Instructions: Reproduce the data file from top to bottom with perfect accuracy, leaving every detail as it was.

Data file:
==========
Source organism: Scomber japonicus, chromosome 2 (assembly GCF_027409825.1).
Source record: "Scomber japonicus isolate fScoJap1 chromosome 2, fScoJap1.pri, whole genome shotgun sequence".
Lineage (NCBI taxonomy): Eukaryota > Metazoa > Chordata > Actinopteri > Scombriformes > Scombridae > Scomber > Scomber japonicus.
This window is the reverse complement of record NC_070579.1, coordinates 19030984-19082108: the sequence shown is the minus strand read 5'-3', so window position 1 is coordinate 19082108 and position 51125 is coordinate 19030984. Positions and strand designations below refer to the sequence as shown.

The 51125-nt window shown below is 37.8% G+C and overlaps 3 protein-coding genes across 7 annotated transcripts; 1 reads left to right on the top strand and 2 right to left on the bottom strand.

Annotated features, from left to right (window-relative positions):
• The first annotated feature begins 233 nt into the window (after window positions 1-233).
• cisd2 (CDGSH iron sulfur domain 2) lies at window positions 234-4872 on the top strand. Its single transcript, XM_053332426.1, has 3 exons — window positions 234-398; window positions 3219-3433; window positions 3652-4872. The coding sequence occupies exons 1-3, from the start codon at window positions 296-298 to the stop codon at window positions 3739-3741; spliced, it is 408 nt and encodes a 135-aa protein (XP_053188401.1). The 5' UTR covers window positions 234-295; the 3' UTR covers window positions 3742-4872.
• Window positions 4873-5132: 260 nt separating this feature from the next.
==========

Source organism: Scomber japonicus, chromosome 2 (assembly GCF_027409825.1).
Source record: "Scomber japonicus isolate fScoJap1 chromosome 2, fScoJap1.pri, whole genome shotgun sequence".
Lineage (NCBI taxonomy): Eukaryota > Metazoa > Chordata > Actinopteri > Scombriformes > Scombridae > Scomber > Scomber japonicus.
This window is the reverse complement of record NC_070579.1, coordinates 19030984-19082108: the sequence shown is the minus strand read 5'-3', so window position 1 is coordinate 19082108 and position 51125 is coordinate 19030984. Positions and strand designations below refer to the sequence as shown.

The 51125-nt window shown below is 37.8% G+C and overlaps 3 protein-coding genes across 7 annotated transcripts; 1 reads left to right on the top strand and 2 right to left on the bottom strand.

Annotated features, from left to right (window-relative positions):
• The first annotated feature begins 233 nt into the window (after window positions 1-233).
• cisd2 (CDGSH iron sulfur domain 2) lies at window positions 234-4872 on the top strand. Its single transcript, XM_053332426.1, has 3 exons — window positions 234-398; window positions 3219-3433; window positions 3652-4872. The coding sequence occupies exons 1-3, from the start codon at window positions 296-298 to the stop codon at window positions 3739-3741; spliced, it is 408 nt and encodes a 135-aa protein (XP_053188401.1). The 5' UTR covers window positions 234-295; the 3' UTR covers window positions 3742-4872.
• Window positions 4873-5132: 260 nt separating this feature from the next.